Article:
In unsigned orders, the justices wiped away lower court opinions in challenges that went in favor of the states: one brought by the Rev. Kevin Robinson and Rabbi Yisrael A. Knopfler in New Jersey and the other brought by a small Colorado church.
The cases highlight the impact of Justice Amy Coney Barrett on the bench. Before her arrival, Chief Justice John Roberts had sided with the liberals, including the late Justice Ruth Bader Ginsburg, against houses of worship in similar disputes. Since Barrett’s arrival, however, and the establishment of a strong 6-3 conservative majority, the court now has reversed course and has the necessary votes to side with religious groups.
“We have never before seen restrictions as severe, extensive and prolonged” he said, adding that the pandemic has resulted in “previously unimaginable restrictions on individual liberty.”
The New Jersey challenge concerned restrictions related to limiting attendance at houses of worship as well as the state’s “mask mandate” that critics said violated the free exercise of religion because there are exemptions for secular reasons including health, exercise and eating, but masks are only allowed to be removed momentarily in religious settings.
New Jersey Attorney General Gurbir Grewal defended the state’s restrictions telling the justices that the state as “accommodated religious conduct — ensuring religious activities receive at least as much protection as secular conduct, if not more.”
New Jersey requires that religious gatherings fill no more than 25% of the room.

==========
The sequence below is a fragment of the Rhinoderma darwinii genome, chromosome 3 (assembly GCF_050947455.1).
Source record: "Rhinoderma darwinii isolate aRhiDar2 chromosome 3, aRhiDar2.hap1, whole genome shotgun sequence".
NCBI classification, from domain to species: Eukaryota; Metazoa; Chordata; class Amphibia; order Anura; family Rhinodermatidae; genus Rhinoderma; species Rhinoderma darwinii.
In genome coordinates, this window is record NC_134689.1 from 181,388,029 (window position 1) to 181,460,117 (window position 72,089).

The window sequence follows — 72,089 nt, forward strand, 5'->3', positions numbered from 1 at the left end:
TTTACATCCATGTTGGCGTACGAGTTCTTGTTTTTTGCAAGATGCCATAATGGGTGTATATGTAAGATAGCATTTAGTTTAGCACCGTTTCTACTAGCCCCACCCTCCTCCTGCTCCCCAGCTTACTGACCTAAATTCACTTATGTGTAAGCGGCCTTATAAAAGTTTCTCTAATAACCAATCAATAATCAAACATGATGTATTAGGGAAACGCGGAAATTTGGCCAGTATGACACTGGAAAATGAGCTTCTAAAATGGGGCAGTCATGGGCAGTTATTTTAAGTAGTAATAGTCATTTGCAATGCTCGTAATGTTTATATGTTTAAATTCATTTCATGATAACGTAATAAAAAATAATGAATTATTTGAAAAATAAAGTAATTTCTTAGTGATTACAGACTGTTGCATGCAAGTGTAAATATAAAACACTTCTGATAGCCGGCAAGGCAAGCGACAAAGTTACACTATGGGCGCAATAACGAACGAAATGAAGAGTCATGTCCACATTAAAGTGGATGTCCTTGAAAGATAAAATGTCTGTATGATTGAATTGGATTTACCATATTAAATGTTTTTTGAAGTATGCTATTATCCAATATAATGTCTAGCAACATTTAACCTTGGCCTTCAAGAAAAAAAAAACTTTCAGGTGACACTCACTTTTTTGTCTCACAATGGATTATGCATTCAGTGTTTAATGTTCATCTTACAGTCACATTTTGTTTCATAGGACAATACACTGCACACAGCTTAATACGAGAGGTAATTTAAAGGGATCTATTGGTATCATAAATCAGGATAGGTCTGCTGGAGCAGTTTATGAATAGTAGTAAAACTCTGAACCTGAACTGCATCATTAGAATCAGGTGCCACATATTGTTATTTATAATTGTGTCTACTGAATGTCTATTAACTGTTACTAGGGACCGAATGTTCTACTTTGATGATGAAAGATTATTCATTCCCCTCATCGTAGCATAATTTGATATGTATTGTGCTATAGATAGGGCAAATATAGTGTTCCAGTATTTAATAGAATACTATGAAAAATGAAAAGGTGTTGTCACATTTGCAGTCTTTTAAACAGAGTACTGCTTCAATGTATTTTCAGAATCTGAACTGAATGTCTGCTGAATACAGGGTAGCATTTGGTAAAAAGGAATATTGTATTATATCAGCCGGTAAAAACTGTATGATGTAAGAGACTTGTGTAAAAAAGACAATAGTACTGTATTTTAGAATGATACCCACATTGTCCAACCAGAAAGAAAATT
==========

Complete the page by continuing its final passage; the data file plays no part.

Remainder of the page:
Grewal stressed that Covid-19 has infected more than 13 million people in the United States and that “such sobering numbers are getting worse” in a state that has already lost some 15,000 to the virus. The state also requires masks to be worn indoor at all venues. The only exception is where an activity cannot be physically performed with a mask on, the other is for eating (or receiving communion or drinking from the Kiddush cup).
Liberal justices Elena Kagan, Stephen Breyer and Sonia Sotomayor dissented. Roberts did not note how he voted. It would have taken five justices to grant the request.
The dispute was brought against Jill Hunsaker Ryan, Executive Director of the Colorado Department of Health and Environment, who had issued an order capping attendance at houses of worship to 50 people. Lawyers for the church said the state’s policy treated churches differently than secular organizations in violation of the constitution.
The lawyers said the church members feel “as though they have stepped through the looking glass into a world where the right to shop for gardening supplies is a favored activity while meeting as a body to worship God corporately has been relegated to the category of unnecessary.” Pandemic-related restrictions were “overbroad, untailored closure orders,” they wrote.
Lawyers for the state said that Colorado has recently lifted its public health order to remove capacity limits. “All houses of worship remain categorized as critical businesses in Colorado, they now have no more restrictions than any other critical business in the state, and indeed, have the maximum degree of flexibility to any organization under Colorado public health law,” the state attorney general argued.
Kagan, writing for the liberals, pointed to the fact that the restriction was dropped after the Supreme Court’s order in the New York case and said the case was now moot.